Monday 5th … Mr. Ramage [Biology master] was disgustingly gloomy about  scholarship prospects—a seven-term course he said, and gave lists of people who tried earlier and failed. … I’ll have a shot I think. Work ahead! … zex zca zsw Sikorski [head of Polish Government in exile] killed in air crash—personally I think a small […]

page 262 — July 1943

fields, less blood at the front”. Let it be remembered when I harvest [Alexander Werth was the BBC’s correspondent in Russia]. zru zpg zhk zrd [See note]   Sunday 11th … Read one of Taylor’s books—Bertrand Russell’s ‘A Free Man’s Worship’—that essay only. The idea seems to be that man has got to accept that […]

page 263 — July 1943

… Thunder began at 9.30 [pm], we did not sleep. 2 carrier pigeons arrived from over the sea; having failed to entice them with cake, Wallop climbed up the wet roof and saw that there was no message. Almost sleep, then watched [the storm] again—grand—so grand that Wallop and I decided it was too good […]

page 264 — July 1943

Sunday 25th and along the headland with Wood and Wallop, looking for W and H who were trying out a tent by a quarry. We made a double round tour of the quarries but missed them. A fine starry warmish night—very lovely. Back up the porch, welcome sleep. … zwk zcg   Monday 26th … […]

page 265 — July 1943

Friday 30th … A good breakfast, then off through already hot sun; we lunched in a lovely cool wood, and rested for about an hour. Then on over bare, scorching hill, in (me) a bad temper. We turned south opposite Harting, and called in for water at a place where a very nice gardener gave […]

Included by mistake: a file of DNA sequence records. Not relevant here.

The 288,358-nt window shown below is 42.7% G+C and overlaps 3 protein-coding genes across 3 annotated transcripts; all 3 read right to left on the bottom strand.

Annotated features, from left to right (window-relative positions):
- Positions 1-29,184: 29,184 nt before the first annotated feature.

page 266 — August 1943

August Sunday 1st using the candle in woods. Cheerful now, down the greenslope, and let in as the first drops of the second storm were falling. Sleep came easily. zwk zwr zfl zfr The day was lazy and bad tempered. Daddy had a bad day. It is decided, practically, that I stay an extra year […]

page 267 — August 1943

accidentally missed the lecture, and spent it talking communism with a policeman. Games in the social quite amusing. … zsn zgn zpn   Thursday 5th Spent the early morning preparing my talk on the Soviet Health services. The first lecture was on the Beveridge plan by a woman liberal candidate for Devizes; she spoke loudly, […]

page 268 — August 1943

Saturday 7th First lecture was very good—Mrs. Mead, [Margaret Mead, anthropologist] a virile American on America—a strange approach but conciliated me; reasonable. The commission meetings morning and afternoon became heated on subject of political democracy, but eventually we did attain a reasonable and agreed decision. zic zlu zpn ISC [Inter-Schools Committee] election today—my school being […]